05 December 2020, Kandy – Every year the Food and Agriculture Organization of the United Nations (FAO) marks World Soil Day on 05 December to educate and create awareness on the importance of soil and highlight threats and issues faced by global soil resources. Each year the World Soil Day theme is selected to highlight a specific soil related issue.
This year’s theme "Keep soil alive, protect soil biodiversity" focuses attention on the workers belowground - from tiny bacteria to agile millipedes and slimy earthworms - all of which contribute to processes that are indispensable to life on Earth.
Today biodiversity loss is a worry which means soil is also affected. Soil is home to more than 1/4 of the planet’s biodiversity. Yet, we only know 1% of this universe.
Soil is a living resource. There are more living creatures in a single teaspoon of healthy soil than there are people on earth. Plants and animals above and below ground depend on the complex processes and interactions taking place in the soil. Unfortunately, the attention mainly goes to those species that are visible to the human eyes, while we tend to ignore those under our feet. Plants nurture a whole world of creatures in the soil that in return feed and protect the plants. But soil biodiversity is under pressure. Unsustainable soil management affects life belowground.
“Soil is an ecological system and it is a finite resource, meaning its loss and degradation is not recoverable within a human lifespan. Conservation of soil biodiversity and soil organic carbon through sustainable farming practices is essential to improve soil health and agricultural productivity,” said FAO Representative for Sri Lanka and the Maldives, Dr Xuebing Sun.
Dr Sun reiterated that fighting loss of soil biodiversity is key to global food security and the achievement of more than half of the Sustainable Development Goals. Soil biodiversity plays a vital role in the soil ecosystem as soil organisms are responsible for nutrient cycling, regulating the dynamics of soil organic matter, soil carbon sequestration and greenhouse gas emissions, and allowing soils to function properly. Soil biodiversity plays a central role in preserving human health through a range of pathways including water purification, climate stabilization, and nutrient and food security. Plants surrounded by biodiverse soils also have a greater resilience against pests and diseases.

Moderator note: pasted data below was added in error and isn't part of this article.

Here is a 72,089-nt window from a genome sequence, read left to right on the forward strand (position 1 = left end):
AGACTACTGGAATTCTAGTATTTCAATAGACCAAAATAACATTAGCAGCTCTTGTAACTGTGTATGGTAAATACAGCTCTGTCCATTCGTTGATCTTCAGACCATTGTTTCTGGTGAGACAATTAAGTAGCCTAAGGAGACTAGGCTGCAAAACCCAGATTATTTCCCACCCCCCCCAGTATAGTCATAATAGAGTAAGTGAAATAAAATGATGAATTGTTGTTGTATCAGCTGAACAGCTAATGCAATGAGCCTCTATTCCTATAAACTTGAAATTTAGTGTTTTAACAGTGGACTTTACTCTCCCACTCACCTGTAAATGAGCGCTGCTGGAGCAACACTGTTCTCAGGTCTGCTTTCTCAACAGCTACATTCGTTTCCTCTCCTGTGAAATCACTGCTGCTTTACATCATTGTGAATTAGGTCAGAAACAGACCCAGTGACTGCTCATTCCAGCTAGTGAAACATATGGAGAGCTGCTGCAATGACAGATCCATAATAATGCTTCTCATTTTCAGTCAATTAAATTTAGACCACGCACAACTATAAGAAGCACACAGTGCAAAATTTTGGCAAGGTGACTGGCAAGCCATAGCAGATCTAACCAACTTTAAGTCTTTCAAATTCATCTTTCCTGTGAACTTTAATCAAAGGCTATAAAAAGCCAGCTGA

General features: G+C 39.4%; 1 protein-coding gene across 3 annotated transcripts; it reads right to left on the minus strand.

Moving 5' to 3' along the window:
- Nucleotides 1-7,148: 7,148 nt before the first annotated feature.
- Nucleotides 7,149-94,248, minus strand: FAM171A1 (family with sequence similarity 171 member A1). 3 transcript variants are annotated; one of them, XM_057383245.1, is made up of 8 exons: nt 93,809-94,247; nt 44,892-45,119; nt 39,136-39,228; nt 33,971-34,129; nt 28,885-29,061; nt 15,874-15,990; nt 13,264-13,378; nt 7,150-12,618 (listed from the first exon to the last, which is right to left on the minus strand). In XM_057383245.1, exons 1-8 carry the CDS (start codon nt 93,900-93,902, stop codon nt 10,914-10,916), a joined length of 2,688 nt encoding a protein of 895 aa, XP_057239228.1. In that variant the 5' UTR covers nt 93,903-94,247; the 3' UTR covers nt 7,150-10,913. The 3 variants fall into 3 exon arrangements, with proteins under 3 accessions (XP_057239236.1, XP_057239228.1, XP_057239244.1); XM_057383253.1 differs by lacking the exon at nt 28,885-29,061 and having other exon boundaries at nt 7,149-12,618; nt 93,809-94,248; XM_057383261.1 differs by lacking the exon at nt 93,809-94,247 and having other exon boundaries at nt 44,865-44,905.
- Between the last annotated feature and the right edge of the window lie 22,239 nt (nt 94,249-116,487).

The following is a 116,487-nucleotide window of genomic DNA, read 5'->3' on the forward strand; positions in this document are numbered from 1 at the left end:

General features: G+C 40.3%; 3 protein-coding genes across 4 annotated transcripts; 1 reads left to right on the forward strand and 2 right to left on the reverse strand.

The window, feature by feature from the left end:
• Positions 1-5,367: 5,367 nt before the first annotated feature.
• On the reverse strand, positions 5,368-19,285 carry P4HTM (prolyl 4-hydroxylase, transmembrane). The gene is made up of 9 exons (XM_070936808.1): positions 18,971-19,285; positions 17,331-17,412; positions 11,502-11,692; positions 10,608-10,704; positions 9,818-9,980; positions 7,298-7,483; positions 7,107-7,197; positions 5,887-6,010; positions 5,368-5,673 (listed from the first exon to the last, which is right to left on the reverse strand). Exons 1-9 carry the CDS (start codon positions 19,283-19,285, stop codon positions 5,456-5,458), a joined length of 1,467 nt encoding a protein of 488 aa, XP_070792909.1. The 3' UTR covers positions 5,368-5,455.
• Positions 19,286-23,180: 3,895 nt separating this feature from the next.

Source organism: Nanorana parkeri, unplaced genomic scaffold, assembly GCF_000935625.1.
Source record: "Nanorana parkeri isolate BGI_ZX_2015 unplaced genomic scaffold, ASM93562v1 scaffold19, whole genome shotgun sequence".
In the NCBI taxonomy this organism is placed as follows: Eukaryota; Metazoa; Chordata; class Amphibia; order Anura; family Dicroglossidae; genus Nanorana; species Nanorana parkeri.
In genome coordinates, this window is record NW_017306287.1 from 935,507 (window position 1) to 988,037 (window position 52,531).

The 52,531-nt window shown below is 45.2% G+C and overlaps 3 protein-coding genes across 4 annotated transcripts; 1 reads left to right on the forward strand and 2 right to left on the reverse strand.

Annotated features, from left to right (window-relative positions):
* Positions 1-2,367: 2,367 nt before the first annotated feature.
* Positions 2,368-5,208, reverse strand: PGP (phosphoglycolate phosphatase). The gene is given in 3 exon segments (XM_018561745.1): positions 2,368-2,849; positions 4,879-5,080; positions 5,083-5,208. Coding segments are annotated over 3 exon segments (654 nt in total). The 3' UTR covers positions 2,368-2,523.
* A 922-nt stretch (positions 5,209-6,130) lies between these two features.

In Sri Lanka, programmes are being implemented to support Sustainable Land Management (SLM) through Sustainable Soil Management (SSM) practices. Promotion of site-specific fertilizer application which was piloted in 2017 by the Department of Agriculture with funding from FAO is one initiative. A vast majority of farmers apply inorganic fertilizer and agrochemicals indiscriminately to their crops. This leads to environmental pollution such as soil pollution, and contamination of surface and groundwater sources which impact human health. Soil test kits and plant test kits were introduced to encourage farmers to test their soil fertility level before fertilizer
application. This has resulted in a nearly 40 percent reduction in inorganic fertilizer application in areas where site specific fertilizer application was practiced, and steps are being taken to make these test kits widely available across the country.